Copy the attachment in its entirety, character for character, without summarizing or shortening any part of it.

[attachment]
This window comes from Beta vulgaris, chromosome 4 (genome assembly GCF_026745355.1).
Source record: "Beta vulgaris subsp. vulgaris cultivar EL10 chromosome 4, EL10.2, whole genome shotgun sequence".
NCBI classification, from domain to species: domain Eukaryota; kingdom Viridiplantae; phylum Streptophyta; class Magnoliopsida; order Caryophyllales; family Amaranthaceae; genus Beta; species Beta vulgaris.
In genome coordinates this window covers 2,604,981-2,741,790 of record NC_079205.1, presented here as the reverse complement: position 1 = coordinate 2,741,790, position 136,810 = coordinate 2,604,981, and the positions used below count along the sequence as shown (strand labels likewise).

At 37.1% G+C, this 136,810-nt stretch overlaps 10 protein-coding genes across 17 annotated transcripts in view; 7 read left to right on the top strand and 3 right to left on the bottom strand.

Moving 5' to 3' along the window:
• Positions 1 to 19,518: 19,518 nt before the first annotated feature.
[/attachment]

This window comes from Beta vulgaris, chromosome 4 (genome assembly GCF_026745355.1).
Source record: "Beta vulgaris subsp. vulgaris cultivar EL10 chromosome 4, EL10.2, whole genome shotgun sequence".
NCBI classification, from domain to species: domain Eukaryota; kingdom Viridiplantae; phylum Streptophyta; class Magnoliopsida; order Caryophyllales; family Amaranthaceae; genus Beta; species Beta vulgaris.
In genome coordinates this window covers 2,604,981-2,741,790 of record NC_079205.1, presented here as the reverse complement: position 1 = coordinate 2,741,790, position 136,810 = coordinate 2,604,981, and the positions used below count along the sequence as shown (strand labels likewise).

At 37.1% G+C, this 136,810-nt stretch overlaps 10 protein-coding genes across 17 annotated transcripts in view; 7 read left to right on the top strand and 3 right to left on the bottom strand.

Moving 5' to 3' along the window:
• Positions 1 to 19,518: 19,518 nt before the first annotated feature.